Tenant's Rights Violated

by Mary Anne Ragragio


Posted on 2019-08-18 20:17:01


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Like all landlords, tenants also have their rights when they rent a property. But different states have their different code standards to follow which tenant should be aware of. You have other rights depending on where you live. Just make sure to read your lease carefully so you will be aware of what you are agreeing to. Here are some tips that will help you protect rights as a tenant.

 

  • Tenants privacy rights. The most common violation most landlord’s mistake is your right to privacy. Not because your landlord owns the property, that doesn’t give them the right to just break-in to your rented unit without any notice. But it depends on the circumstances; the laws on most states also give the right to most landlords to enter your rental unit without any notice if there is an emergency or fire.

 

  • If it’s regarding any repair or maintenance issue make a written request. Keep records of all agreements or requests between you and your landlord. Take note of the date when the request was made, if the landlord or property manager responded or not if the request was fixed or not. Your landlord or property manager is responsible for any necessary repair to keep your unit in good condition. And having a habitable residence is one of the important tenant’s rights.

 

  • If ever your landlord violates your rights, you may write a letter to your landlord. This is to notify the landlord whatever violation was made on his/her part and to give your landlord a chance to stop the violation. You may also talk to your landlord first. Your landlord or property manager would appreciate a talk first rather than receiving a letter right away.

 

  • You have the right to take legal action if your renter’s right is violated or if your landlord breaches the lease. Take pictures of the property or get as much evidence that can prove the court of the violation made. But depending on the kind of violation this will only take longer and could create more problems. And this will strain your relationship. Instead of going to court, you may try to settle things first if possible regarding any dispute or consider mediation.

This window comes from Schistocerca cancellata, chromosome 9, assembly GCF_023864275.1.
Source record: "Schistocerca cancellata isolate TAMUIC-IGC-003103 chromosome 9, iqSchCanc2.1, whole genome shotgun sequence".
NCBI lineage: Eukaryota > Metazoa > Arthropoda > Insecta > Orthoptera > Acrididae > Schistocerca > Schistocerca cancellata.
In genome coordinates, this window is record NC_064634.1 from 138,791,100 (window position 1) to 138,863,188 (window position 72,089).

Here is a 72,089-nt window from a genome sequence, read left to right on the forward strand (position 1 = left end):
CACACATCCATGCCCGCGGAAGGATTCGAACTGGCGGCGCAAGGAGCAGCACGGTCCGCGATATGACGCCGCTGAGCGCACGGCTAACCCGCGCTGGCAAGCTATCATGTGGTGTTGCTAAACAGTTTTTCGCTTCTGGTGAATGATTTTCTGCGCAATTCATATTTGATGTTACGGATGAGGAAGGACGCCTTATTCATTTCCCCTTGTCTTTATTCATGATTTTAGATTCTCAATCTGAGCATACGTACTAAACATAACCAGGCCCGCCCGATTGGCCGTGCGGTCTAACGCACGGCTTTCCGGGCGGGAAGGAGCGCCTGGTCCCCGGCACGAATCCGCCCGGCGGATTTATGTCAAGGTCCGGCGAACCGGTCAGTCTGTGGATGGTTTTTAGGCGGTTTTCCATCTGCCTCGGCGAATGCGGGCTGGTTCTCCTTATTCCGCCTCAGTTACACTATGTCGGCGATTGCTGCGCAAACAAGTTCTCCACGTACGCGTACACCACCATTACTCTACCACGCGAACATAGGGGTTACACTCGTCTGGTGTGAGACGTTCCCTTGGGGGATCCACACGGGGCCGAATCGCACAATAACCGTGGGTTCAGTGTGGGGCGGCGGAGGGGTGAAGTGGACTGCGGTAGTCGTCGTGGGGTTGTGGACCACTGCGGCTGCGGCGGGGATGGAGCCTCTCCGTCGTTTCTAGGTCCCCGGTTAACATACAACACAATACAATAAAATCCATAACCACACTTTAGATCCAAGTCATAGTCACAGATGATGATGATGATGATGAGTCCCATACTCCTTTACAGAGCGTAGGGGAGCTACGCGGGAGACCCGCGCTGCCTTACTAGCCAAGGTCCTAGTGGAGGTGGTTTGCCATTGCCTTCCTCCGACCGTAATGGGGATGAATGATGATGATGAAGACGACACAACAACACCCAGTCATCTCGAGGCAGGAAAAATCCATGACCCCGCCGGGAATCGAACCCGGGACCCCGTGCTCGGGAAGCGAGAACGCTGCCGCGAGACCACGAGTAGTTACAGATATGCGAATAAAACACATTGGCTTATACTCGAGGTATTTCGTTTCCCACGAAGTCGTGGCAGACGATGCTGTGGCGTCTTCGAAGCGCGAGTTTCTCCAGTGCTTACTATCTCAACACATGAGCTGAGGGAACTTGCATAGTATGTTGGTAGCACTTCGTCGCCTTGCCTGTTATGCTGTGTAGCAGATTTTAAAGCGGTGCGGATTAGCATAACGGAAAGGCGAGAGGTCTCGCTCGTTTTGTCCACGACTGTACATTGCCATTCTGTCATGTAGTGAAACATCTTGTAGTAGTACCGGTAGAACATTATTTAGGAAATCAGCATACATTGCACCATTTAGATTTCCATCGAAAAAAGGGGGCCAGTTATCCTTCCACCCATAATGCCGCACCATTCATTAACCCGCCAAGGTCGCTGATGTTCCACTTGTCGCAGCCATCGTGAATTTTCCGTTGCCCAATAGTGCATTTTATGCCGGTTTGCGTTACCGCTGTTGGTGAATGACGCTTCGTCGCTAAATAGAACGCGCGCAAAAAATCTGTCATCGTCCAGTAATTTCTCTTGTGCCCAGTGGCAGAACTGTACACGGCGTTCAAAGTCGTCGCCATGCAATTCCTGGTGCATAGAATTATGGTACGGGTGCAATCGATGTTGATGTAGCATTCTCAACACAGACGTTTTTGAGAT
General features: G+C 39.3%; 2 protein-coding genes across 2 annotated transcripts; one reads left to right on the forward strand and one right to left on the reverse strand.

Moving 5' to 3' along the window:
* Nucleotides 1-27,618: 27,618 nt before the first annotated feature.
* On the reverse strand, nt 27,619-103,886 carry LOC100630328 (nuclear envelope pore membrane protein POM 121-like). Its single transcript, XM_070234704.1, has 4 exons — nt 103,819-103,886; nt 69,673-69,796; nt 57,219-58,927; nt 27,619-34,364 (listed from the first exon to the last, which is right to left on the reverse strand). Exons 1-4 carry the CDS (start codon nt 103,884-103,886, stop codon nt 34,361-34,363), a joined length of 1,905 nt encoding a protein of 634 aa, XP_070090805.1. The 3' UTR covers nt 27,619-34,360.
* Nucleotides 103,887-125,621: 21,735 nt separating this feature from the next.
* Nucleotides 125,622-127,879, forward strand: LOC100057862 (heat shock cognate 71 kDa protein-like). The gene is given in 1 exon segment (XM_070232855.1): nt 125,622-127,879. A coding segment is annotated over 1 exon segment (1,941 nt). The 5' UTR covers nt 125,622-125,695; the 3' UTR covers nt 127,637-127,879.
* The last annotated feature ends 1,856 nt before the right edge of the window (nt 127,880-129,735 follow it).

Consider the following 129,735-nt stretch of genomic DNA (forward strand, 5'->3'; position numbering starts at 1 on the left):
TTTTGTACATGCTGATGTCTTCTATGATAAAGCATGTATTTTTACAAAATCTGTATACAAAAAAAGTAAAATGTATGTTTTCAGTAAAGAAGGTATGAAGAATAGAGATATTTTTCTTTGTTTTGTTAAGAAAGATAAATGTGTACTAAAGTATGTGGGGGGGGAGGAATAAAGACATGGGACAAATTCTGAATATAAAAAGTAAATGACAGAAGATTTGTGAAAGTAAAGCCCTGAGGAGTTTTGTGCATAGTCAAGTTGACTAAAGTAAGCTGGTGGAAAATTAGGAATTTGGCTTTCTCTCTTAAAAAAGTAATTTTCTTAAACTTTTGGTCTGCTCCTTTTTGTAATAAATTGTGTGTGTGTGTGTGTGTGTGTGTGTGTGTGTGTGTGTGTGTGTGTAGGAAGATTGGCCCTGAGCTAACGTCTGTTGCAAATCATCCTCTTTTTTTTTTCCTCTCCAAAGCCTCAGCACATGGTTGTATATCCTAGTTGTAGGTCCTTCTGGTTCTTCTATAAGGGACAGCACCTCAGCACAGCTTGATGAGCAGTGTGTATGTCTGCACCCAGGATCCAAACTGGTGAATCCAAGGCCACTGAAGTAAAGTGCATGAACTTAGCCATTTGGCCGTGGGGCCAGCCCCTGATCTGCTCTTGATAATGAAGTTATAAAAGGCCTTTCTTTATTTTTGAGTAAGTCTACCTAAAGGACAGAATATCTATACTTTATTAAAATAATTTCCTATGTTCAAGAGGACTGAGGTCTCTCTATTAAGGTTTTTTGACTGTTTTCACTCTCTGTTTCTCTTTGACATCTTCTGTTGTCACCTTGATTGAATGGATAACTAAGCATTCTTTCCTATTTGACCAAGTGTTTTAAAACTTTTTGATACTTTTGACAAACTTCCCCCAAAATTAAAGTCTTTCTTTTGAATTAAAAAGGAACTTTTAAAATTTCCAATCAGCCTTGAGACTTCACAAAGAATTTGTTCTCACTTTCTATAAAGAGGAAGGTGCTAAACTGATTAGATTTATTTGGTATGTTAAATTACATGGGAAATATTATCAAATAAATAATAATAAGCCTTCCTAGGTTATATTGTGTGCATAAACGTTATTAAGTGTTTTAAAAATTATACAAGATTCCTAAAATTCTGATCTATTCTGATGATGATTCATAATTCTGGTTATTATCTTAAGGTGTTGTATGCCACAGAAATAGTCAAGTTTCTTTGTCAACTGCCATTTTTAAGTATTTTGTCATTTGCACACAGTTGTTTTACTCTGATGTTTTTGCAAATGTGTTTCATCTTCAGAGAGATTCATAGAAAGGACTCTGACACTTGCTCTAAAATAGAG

• The Fair Housing Act mandate that no landlord can refuse any prospective tenant just because of its race, religion, mental or physical disability, nationality, sex or family status. This is to protect the consumer’s rights against discrimination.

 

  •  You must pay your rent based on the agreement made between you and your landlord/property manager. If not, your landlord or property manager has the right to perform an eviction process.

 

  • Security deposit. It depends on the agreement of your lease and the landlord-tenant laws in your state. But just to make sure, it is better to read the lease carefully. Pay any utility bills obligations and avoid causing any damage to property because this would cause not getting your security deposit back. Make sure to understand how to communicate with your landlord about any issues with the property, maintenance issue or any problem.

 

 

 

 

 

 

 

 

 

 

 

 

 

 

 

 

 

 

 

 

 

 


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